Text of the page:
The recently signed Every Student Succeeds Act (ESSA) provides states with greater flexibility to design accountability systems that use multiple measures beyond test scores. Educators and policymakers are increasingly realizing that a more nuanced approach to accountability is necessary if education systems are to prepare students with the knowledge and skills they need to be successful in college, careers, and life.
This forum highlighted approaches to thinking more broadly about accountability, moving away from a focus on assessments and considering recommendations from a recent Stanford Center for Opportunity Policy in Education (SCOPE) report. This report encourages a new paradigm of accountability with a focus on “meaningful learning enabled by professionally skilled educators, supported by adequate and appropriate resources.” As states undertake the development of new accountability systems, this forum explored how research and leading practice can inform our efforts.
Linda Darling-Hammond, President and CEO of the Learning Policy Institute and lead author of the SCOPE report, provided an overview of the report and set the context for the remainder of the forum series. Paul Leather, Deputy Commissioner of Education at the New Hampshire Department of Education, then highlighted that state’s receipt of an accountability waiver under No Child Left Behind (NCLB) and how they are implementing a new competency-based system that combines state and local performance assessments to supplement state tests.
Linda Darling-Hammond is the President & CEO of the Learning Policy Institute and the Charles E. Ducommun Professor of Education Emeritus at Stanford University. She founded the Stanford Center for Opportunity Policy in Education and served as the faculty sponsor of the Stanford Teacher Education Program, which she helped to redesign. She continues to teach part-time in the Stanford Graduate School of Education. She previously served as Director of the RAND Corporation’s education program and as the William F. Russell Professor of Education at Columbia University, Teachers College. Darling-Hammond is past president of the American Educational Research Association and recipient of its awards for Distinguished Contributions to Research, Lifetime Achievement, and Research-to-Policy. She is also a member of the American Association of Arts and Sciences and of the National Academy of Education. She is recipient of 14 honorary degrees as well as numerous national and international awards for the quality and impact of her research. These include the coveted Grawemeyer Award, the Brock International Prize, the Pomeroy Award for Outstanding Research, and the Margaret B. Lindsay Award for Distinguished Research in Teacher Education.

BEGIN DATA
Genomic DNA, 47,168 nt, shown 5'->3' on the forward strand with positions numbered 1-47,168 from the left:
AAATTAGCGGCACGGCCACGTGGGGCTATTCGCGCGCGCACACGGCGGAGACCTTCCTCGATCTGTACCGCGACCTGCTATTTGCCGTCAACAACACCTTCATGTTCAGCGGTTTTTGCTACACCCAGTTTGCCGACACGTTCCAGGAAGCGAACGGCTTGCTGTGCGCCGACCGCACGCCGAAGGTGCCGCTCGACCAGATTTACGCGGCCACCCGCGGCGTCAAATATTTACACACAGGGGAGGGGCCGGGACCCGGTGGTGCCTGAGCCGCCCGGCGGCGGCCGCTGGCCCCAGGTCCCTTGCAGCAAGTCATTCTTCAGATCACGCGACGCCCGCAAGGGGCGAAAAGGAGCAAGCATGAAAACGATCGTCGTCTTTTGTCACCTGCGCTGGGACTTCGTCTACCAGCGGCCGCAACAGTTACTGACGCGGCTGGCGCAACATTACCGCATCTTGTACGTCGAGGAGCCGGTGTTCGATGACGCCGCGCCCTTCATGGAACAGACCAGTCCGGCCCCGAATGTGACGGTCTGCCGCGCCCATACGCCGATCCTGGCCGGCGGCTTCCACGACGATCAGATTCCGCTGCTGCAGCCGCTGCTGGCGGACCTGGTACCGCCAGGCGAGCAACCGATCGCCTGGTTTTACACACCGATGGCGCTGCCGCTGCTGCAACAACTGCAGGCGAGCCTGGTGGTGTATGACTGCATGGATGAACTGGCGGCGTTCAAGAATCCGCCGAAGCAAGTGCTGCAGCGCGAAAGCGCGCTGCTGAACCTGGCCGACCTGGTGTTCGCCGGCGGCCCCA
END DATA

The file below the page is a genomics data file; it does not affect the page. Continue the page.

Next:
Darling-Hammond began her career as a public school teacher and co-founded both a preschool and a public high school. She has consulted widely with federal, state, and local officials and educators on strategies for improving education policies and practices. From 1994–2001, she was Founding Executive Director of the National Commission on Teaching and America’s Future, whose 1996 report What Matters Most: Teaching for America’s Future was named one of the most influential reports affecting U.S. education in that decade. In 2006, Darling-Hammond was named one of the nation’s ten most influential people affecting educational policy. In 2008, she served as the leader of President Barack Obama’s education policy transition team. Among her more than 500 publications are a number of award-winning books, including The Right to Learn, Teaching as the Learning Profession, Preparing Teachers for a Changing World and The Flat World and Education. She received an Ed.D. from Temple University, with highest distinction, and a B.A., magna cum laude, from Yale University.
Follow Linda Darling-Hammond on Twitter at @LDH_ed and the Learning Policy Institute at @LPI_Learning.
Paul Leather’s background and experience in Education, Counseling, and Administration in New Hampshire spans three decades. He is the Deputy Commissioner of the Department of Education in New Hampshire, and has also served for 18 years as the Director of the Division of Career Technology and Adult Learning for the Department, overseeing statewide initiatives such as High School Redesign, Extended Learning Opportunities, and Drop Out Prevention, as well as the administration of Vocational Rehabilitation, Adult Education, Career and Technical Education, Tech-Prep, and School Guidance and Counseling. In 1997, as part of the NH School to Career efforts, Mr. Leather began the journey to create a state model for a “competency-based student transcript.” This effort resulted in the development and implementation of the NH Competency based Assessment System” and ultimately to the student mastery model now in place as part of NH’s school approval standards. More recently, he has led the development of a first-in-the-nation next generation educational accountability model, called “Performance Assessment of Competency Education,” or PACE, approved as a pilot program with four NH districts in March, 2015.